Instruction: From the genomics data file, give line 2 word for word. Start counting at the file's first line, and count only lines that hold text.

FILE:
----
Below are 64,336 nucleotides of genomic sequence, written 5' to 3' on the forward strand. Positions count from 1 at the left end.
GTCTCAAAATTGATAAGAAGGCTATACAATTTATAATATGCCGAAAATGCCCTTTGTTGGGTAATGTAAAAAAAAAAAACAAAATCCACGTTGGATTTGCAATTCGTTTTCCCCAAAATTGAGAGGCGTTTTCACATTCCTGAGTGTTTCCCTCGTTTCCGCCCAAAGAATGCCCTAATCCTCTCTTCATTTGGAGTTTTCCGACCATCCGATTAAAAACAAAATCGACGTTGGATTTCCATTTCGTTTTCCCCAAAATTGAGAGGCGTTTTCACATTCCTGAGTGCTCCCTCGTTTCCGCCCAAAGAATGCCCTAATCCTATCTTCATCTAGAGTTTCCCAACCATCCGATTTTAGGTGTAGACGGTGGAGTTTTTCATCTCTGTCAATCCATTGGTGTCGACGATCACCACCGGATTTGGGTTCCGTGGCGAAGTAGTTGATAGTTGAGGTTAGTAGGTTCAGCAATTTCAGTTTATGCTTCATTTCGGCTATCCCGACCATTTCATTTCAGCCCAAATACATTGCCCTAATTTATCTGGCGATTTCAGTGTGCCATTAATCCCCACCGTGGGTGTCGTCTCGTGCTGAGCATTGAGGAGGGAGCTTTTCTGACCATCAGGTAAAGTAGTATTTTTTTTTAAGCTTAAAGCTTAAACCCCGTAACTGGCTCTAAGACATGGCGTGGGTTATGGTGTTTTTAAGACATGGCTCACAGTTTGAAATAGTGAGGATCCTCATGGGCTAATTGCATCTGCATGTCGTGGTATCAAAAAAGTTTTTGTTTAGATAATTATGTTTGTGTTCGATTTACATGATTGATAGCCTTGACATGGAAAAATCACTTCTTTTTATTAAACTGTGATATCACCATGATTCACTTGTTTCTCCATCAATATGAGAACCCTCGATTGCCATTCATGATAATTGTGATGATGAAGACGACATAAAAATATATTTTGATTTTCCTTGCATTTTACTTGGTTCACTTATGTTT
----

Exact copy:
GTCTCAAAATTGATAAGAAGGCTATACAATTTATAATATGCCGAAAATGCCCTTTGTTGGGTAATGTAAAAAAAAAAAACAAAATCCACGTTGGATTTGCAATTCGTTTTCCCCAAAATTGAGAGGCGTTTTCACATTCCTGAGTGTTTCCCTCGTTTCCGCCCAAAGAATGCCCTAATCCTCTCTTCATTTGGAGTTTTCCGACCATCCGATTAAAAACAAAATCGACGTTGGATTTCCATTTCGTTTTCCCCAAAATTGAGAGGCGTTTTCACATTCCTGAGTGCTCCCTCGTTTCCGCCCAAAGAATGCCCTAATCCTATCTTCATCTAGAGTTTCCCAACCATCCGATTTTAGGTGTAGACGGTGGAGTTTTTCATCTCTGTCAATCCATTGGTGTCGACGATCACCACCGGATTTGGGTTCCGTGGCGAAGTAGTTGATAGTTGAGGTTAGTAGGTTCAGCAATTTCAGTTTATGCTTCATTTCGGCTATCCCGACCATTTCATTTCAGCCCAAATACATTGCCCTAATTTATCTGGCGATTTCAGTGTGCCATTAATCCCCACCGTGGGTGTCGTCTCGTGCTGAGCATTGAGGAGGGAGCTTTTCTGACCATCAGGTAAAGTAGTATTTTTTTTTAAGCTTAAAGCTTAAACCCCGTAACTGGCTCTAAGACATGGCGTGGGTTATGGTGTTTTTAAGACATGGCTCACAGTTTGAAATAGTGAGGATCCTCATGGGCTAATTGCATCTGCATGTCGTGGTATCAAAAAAGTTTTTGTTTAGATAATTATGTTTGTGTTCGATTTACATGATTGATAGCCTTGACATGGAAAAATCACTTCTTTTTATTAAACTGTGATATCACCATGATTCACTTGTTTCTCCATCAATATGAGAACCCTCGATTGCCATTCATGATAATTGTGATGATGAAGACGACATAAAAATATATTTTGATTTTCCTTGCATTTTACTTGGTTCACTTATGTTT